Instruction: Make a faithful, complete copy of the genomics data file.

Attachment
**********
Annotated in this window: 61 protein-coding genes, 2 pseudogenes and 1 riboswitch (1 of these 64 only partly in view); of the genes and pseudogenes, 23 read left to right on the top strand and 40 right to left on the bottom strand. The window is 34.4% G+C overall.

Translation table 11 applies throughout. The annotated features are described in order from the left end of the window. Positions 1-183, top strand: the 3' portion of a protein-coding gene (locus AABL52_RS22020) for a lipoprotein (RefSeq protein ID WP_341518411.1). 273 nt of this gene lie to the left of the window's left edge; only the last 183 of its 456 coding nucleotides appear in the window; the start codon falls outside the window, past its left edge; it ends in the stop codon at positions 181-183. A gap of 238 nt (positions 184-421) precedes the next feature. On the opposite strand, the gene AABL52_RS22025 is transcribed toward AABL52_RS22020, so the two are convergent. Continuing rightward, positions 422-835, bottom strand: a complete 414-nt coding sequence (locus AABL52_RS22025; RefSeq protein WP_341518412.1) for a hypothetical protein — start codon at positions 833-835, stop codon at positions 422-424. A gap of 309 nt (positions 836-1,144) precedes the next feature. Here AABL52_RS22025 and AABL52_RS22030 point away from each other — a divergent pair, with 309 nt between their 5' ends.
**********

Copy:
Annotated in this window: 61 protein-coding genes, 2 pseudogenes and 1 riboswitch (1 of these 64 only partly in view); of the genes and pseudogenes, 23 read left to right on the top strand and 40 right to left on the bottom strand. The window is 34.4% G+C overall.

Translation table 11 applies throughout. The annotated features are described in order from the left end of the window. Positions 1-183, top strand: the 3' portion of a protein-coding gene (locus AABL52_RS22020) for a lipoprotein (RefSeq protein ID WP_341518411.1). 273 nt of this gene lie to the left of the window's left edge; only the last 183 of its 456 coding nucleotides appear in the window; the start codon falls outside the window, past its left edge; it ends in the stop codon at positions 181-183. A gap of 238 nt (positions 184-421) precedes the next feature. On the opposite strand, the gene AABL52_RS22025 is transcribed toward AABL52_RS22020, so the two are convergent. Continuing rightward, positions 422-835, bottom strand: a complete 414-nt coding sequence (locus AABL52_RS22025; RefSeq protein WP_341518412.1) for a hypothetical protein — start codon at positions 833-835, stop codon at positions 422-424. A gap of 309 nt (positions 836-1,144) precedes the next feature. Here AABL52_RS22025 and AABL52_RS22030 point away from each other — a divergent pair, with 309 nt between their 5' ends.